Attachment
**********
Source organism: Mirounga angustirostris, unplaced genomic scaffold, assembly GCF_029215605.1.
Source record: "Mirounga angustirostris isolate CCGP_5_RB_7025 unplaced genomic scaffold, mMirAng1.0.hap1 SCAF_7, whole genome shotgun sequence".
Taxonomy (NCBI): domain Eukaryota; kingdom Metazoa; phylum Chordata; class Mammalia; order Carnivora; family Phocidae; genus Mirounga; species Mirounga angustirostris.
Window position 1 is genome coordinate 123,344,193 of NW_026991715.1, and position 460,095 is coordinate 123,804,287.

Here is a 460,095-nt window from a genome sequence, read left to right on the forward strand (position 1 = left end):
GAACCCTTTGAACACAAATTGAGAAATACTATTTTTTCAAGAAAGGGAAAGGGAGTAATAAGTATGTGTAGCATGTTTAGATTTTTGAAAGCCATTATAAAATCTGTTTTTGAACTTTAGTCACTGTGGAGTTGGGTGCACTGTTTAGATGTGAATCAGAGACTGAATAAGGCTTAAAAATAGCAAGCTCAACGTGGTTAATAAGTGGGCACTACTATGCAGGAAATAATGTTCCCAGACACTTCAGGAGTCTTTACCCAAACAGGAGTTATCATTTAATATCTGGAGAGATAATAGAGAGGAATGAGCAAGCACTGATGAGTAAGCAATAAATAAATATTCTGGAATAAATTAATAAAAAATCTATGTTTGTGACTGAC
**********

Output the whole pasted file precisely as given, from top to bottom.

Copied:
Source organism: Mirounga angustirostris, unplaced genomic scaffold, assembly GCF_029215605.1.
Source record: "Mirounga angustirostris isolate CCGP_5_RB_7025 unplaced genomic scaffold, mMirAng1.0.hap1 SCAF_7, whole genome shotgun sequence".
Taxonomy (NCBI): domain Eukaryota; kingdom Metazoa; phylum Chordata; class Mammalia; order Carnivora; family Phocidae; genus Mirounga; species Mirounga angustirostris.
Window position 1 is genome coordinate 123,344,193 of NW_026991715.1, and position 460,095 is coordinate 123,804,287.

Here is a 460,095-nt window from a genome sequence, read left to right on the forward strand (position 1 = left end):
GAACCCTTTGAACACAAATTGAGAAATACTATTTTTTCAAGAAAGGGAAAGGGAGTAATAAGTATGTGTAGCATGTTTAGATTTTTGAAAGCCATTATAAAATCTGTTTTTGAACTTTAGTCACTGTGGAGTTGGGTGCACTGTTTAGATGTGAATCAGAGACTGAATAAGGCTTAAAAATAGCAAGCTCAACGTGGTTAATAAGTGGGCACTACTATGCAGGAAATAATGTTCCCAGACACTTCAGGAGTCTTTACCCAAACAGGAGTTATCATTTAATATCTGGAGAGATAATAGAGAGGAATGAGCAAGCACTGATGAGTAAGCAATAAATAAATATTCTGGAATAAATTAATAAAAAATCTATGTTTGTGACTGAC